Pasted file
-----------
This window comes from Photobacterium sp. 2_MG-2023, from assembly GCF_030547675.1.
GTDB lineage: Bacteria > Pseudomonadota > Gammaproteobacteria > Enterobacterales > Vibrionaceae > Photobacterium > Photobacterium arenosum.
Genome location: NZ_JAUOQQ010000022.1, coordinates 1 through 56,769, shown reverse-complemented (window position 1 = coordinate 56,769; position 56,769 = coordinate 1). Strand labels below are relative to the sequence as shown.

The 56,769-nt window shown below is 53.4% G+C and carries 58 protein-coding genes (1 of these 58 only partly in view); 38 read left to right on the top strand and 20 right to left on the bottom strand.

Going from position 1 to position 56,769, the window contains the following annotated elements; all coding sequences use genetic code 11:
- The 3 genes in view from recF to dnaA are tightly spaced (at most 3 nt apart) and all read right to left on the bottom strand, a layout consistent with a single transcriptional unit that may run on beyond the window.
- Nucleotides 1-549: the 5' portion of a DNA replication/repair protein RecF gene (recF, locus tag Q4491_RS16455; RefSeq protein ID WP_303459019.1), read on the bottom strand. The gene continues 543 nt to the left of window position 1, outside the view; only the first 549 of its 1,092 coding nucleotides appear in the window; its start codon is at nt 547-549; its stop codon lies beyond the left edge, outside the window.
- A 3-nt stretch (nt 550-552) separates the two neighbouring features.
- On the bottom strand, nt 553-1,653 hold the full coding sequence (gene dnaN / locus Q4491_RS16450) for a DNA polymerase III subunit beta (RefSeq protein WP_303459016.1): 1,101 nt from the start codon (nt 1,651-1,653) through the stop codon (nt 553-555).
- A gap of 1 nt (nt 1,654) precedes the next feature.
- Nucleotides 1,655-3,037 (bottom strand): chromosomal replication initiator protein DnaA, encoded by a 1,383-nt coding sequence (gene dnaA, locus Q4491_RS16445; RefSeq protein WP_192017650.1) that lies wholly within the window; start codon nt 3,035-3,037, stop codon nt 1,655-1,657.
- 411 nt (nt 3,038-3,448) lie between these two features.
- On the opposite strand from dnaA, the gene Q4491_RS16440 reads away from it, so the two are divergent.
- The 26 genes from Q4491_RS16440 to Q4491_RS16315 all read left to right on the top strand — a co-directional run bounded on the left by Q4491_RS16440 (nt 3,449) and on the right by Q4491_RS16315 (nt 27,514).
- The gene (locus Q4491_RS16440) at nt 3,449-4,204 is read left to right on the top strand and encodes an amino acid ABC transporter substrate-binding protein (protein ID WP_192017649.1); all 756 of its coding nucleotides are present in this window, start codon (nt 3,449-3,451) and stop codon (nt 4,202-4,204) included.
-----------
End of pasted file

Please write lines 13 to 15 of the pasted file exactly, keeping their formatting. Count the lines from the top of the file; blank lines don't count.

- On the opposite strand from dnaA, the gene Q4491_RS16440 reads away from it, so the two are divergent.
- The 26 genes from Q4491_RS16440 to Q4491_RS16315 all read left to right on the top strand — a co-directional run bounded on the left by Q4491_RS16440 (nt 3,449) and on the right by Q4491_RS16315 (nt 27,514).
- The gene (locus Q4491_RS16440) at nt 3,449-4,204 is read left to right on the top strand and encodes an amino acid ABC transporter substrate-binding protein (protein ID WP_192017649.1); all 756 of its coding nucleotides are present in this window, start codon (nt 3,449-3,451) and stop codon (nt 4,202-4,204) included.